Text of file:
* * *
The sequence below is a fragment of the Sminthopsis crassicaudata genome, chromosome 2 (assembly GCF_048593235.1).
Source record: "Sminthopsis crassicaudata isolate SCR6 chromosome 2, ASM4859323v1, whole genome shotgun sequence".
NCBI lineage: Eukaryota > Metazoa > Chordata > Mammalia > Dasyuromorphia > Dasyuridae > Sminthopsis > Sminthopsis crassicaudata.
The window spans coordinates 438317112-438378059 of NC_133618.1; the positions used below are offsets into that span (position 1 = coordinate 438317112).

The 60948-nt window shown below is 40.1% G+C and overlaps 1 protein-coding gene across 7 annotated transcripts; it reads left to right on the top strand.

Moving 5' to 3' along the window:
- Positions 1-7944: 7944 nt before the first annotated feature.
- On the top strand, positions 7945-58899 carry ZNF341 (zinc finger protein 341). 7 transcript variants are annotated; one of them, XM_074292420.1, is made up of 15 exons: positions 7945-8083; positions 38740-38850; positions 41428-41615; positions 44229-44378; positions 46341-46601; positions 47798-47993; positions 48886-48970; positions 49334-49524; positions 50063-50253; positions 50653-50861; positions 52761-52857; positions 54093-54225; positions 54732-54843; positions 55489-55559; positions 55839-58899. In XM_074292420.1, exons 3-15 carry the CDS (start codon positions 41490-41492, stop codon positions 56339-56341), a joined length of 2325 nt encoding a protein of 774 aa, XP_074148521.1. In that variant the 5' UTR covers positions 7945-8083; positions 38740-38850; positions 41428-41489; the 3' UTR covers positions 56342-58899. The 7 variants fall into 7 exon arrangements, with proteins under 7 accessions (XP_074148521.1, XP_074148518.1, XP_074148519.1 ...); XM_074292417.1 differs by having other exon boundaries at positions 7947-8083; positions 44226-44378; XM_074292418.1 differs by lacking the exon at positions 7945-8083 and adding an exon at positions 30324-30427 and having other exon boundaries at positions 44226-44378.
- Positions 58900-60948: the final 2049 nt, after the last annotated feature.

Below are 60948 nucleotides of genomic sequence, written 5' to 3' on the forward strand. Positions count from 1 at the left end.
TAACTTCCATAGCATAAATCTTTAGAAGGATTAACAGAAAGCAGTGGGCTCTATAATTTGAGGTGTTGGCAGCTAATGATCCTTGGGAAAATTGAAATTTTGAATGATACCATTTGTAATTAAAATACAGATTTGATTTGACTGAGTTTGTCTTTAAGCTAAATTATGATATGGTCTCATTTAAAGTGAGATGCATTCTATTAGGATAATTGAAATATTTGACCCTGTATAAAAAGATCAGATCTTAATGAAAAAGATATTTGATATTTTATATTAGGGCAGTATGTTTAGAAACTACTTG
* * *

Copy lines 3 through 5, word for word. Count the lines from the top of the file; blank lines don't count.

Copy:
NCBI lineage: Eukaryota > Metazoa > Chordata > Mammalia > Dasyuromorphia > Dasyuridae > Sminthopsis > Sminthopsis crassicaudata.
The window spans coordinates 438317112-438378059 of NC_133618.1; the positions used below are offsets into that span (position 1 = coordinate 438317112).

The 60948-nt window shown below is 40.1% G+C and overlaps 1 protein-coding gene across 7 annotated transcripts; it reads left to right on the top strand.